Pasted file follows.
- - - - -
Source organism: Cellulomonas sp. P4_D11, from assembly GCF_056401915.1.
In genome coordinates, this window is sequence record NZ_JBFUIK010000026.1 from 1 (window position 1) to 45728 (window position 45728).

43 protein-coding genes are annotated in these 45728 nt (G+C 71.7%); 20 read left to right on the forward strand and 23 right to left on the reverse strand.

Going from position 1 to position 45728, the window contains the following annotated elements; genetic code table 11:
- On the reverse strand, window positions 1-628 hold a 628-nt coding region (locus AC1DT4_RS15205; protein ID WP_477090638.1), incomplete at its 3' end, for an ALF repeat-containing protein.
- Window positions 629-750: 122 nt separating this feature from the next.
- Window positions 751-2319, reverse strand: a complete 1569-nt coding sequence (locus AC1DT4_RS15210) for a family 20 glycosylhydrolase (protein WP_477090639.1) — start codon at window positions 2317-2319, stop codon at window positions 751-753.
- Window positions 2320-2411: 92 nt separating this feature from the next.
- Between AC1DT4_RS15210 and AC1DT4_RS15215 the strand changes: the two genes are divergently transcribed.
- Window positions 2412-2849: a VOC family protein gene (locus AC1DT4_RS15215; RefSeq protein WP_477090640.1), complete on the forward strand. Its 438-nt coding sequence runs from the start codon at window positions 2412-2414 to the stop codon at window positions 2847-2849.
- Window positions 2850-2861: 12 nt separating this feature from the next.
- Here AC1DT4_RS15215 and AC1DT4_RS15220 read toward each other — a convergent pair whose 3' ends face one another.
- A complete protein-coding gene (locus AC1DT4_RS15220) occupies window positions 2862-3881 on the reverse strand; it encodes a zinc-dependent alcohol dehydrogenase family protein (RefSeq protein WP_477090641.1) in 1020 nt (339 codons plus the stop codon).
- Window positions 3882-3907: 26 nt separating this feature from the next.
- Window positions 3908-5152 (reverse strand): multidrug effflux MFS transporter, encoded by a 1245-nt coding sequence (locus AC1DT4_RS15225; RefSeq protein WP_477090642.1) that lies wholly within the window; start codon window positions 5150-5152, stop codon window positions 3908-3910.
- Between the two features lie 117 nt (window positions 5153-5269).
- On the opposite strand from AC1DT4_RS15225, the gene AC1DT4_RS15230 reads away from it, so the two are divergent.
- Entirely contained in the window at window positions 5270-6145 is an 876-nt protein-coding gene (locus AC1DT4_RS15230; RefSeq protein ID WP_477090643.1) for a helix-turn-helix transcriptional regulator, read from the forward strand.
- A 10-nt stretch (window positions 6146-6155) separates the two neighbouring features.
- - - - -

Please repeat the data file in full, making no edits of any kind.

Source organism: Cellulomonas sp. P4_D11, from assembly GCF_056401915.1.
In genome coordinates, this window is sequence record NZ_JBFUIK010000026.1 from 1 (window position 1) to 45728 (window position 45728).

43 protein-coding genes are annotated in these 45728 nt (G+C 71.7%); 20 read left to right on the forward strand and 23 right to left on the reverse strand.

Going from position 1 to position 45728, the window contains the following annotated elements; genetic code table 11:
- On the reverse strand, window positions 1-628 hold a 628-nt coding region (locus AC1DT4_RS15205; protein ID WP_477090638.1), incomplete at its 3' end, for an ALF repeat-containing protein.
- Window positions 629-750: 122 nt separating this feature from the next.
- Window positions 751-2319, reverse strand: a complete 1569-nt coding sequence (locus AC1DT4_RS15210) for a family 20 glycosylhydrolase (protein WP_477090639.1) — start codon at window positions 2317-2319, stop codon at window positions 751-753.
- Window positions 2320-2411: 92 nt separating this feature from the next.
- Between AC1DT4_RS15210 and AC1DT4_RS15215 the strand changes: the two genes are divergently transcribed.
- Window positions 2412-2849: a VOC family protein gene (locus AC1DT4_RS15215; RefSeq protein WP_477090640.1), complete on the forward strand. Its 438-nt coding sequence runs from the start codon at window positions 2412-2414 to the stop codon at window positions 2847-2849.
- Window positions 2850-2861: 12 nt separating this feature from the next.
- Here AC1DT4_RS15215 and AC1DT4_RS15220 read toward each other — a convergent pair whose 3' ends face one another.
- A complete protein-coding gene (locus AC1DT4_RS15220) occupies window positions 2862-3881 on the reverse strand; it encodes a zinc-dependent alcohol dehydrogenase family protein (RefSeq protein WP_477090641.1) in 1020 nt (339 codons plus the stop codon).
- Window positions 3882-3907: 26 nt separating this feature from the next.
- Window positions 3908-5152 (reverse strand): multidrug effflux MFS transporter, encoded by a 1245-nt coding sequence (locus AC1DT4_RS15225; RefSeq protein WP_477090642.1) that lies wholly within the window; start codon window positions 5150-5152, stop codon window positions 3908-3910.
- Between the two features lie 117 nt (window positions 5153-5269).
- On the opposite strand from AC1DT4_RS15225, the gene AC1DT4_RS15230 reads away from it, so the two are divergent.
- Entirely contained in the window at window positions 5270-6145 is an 876-nt protein-coding gene (locus AC1DT4_RS15230; RefSeq protein ID WP_477090643.1) for a helix-turn-helix transcriptional regulator, read from the forward strand.
- A 10-nt stretch (window positions 6146-6155) separates the two neighbouring features.